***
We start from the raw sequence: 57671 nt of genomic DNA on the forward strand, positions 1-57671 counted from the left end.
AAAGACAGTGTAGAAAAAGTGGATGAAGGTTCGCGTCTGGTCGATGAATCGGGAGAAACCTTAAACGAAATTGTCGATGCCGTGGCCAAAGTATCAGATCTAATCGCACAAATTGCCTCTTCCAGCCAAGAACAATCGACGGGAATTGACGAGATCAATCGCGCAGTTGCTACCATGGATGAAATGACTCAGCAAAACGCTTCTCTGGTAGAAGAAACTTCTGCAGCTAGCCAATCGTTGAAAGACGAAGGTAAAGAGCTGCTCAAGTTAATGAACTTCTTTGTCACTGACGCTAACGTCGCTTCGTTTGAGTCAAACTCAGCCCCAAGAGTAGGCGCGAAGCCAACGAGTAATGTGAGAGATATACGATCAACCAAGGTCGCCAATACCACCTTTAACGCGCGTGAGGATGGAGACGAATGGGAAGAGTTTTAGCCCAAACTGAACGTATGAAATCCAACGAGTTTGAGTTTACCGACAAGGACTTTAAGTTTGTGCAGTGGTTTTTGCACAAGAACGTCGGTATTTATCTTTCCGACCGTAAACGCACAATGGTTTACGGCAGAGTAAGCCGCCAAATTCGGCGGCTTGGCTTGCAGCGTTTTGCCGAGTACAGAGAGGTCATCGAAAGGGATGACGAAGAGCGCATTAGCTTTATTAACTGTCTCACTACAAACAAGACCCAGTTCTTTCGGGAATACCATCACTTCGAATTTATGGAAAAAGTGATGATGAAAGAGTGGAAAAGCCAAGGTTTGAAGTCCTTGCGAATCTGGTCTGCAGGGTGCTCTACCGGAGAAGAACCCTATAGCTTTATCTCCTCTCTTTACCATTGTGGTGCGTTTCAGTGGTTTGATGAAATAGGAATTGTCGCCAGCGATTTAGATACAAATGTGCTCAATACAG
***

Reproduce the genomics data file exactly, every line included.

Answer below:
We start from the raw sequence: 57671 nt of genomic DNA on the forward strand, positions 1-57671 counted from the left end.
AAAGACAGTGTAGAAAAAGTGGATGAAGGTTCGCGTCTGGTCGATGAATCGGGAGAAACCTTAAACGAAATTGTCGATGCCGTGGCCAAAGTATCAGATCTAATCGCACAAATTGCCTCTTCCAGCCAAGAACAATCGACGGGAATTGACGAGATCAATCGCGCAGTTGCTACCATGGATGAAATGACTCAGCAAAACGCTTCTCTGGTAGAAGAAACTTCTGCAGCTAGCCAATCGTTGAAAGACGAAGGTAAAGAGCTGCTCAAGTTAATGAACTTCTTTGTCACTGACGCTAACGTCGCTTCGTTTGAGTCAAACTCAGCCCCAAGAGTAGGCGCGAAGCCAACGAGTAATGTGAGAGATATACGATCAACCAAGGTCGCCAATACCACCTTTAACGCGCGTGAGGATGGAGACGAATGGGAAGAGTTTTAGCCCAAACTGAACGTATGAAATCCAACGAGTTTGAGTTTACCGACAAGGACTTTAAGTTTGTGCAGTGGTTTTTGCACAAGAACGTCGGTATTTATCTTTCCGACCGTAAACGCACAATGGTTTACGGCAGAGTAAGCCGCCAAATTCGGCGGCTTGGCTTGCAGCGTTTTGCCGAGTACAGAGAGGTCATCGAAAGGGATGACGAAGAGCGCATTAGCTTTATTAACTGTCTCACTACAAACAAGACCCAGTTCTTTCGGGAATACCATCACTTCGAATTTATGGAAAAAGTGATGATGAAAGAGTGGAAAAGCCAAGGTTTGAAGTCCTTGCGAATCTGGTCTGCAGGGTGCTCTACCGGAGAAGAACCCTATAGCTTTATCTCCTCTCTTTACCATTGTGGTGCGTTTCAGTGGTTTGATGAAATAGGAATTGTCGCCAGCGATTTAGATACAAATGTGCTCAATACAG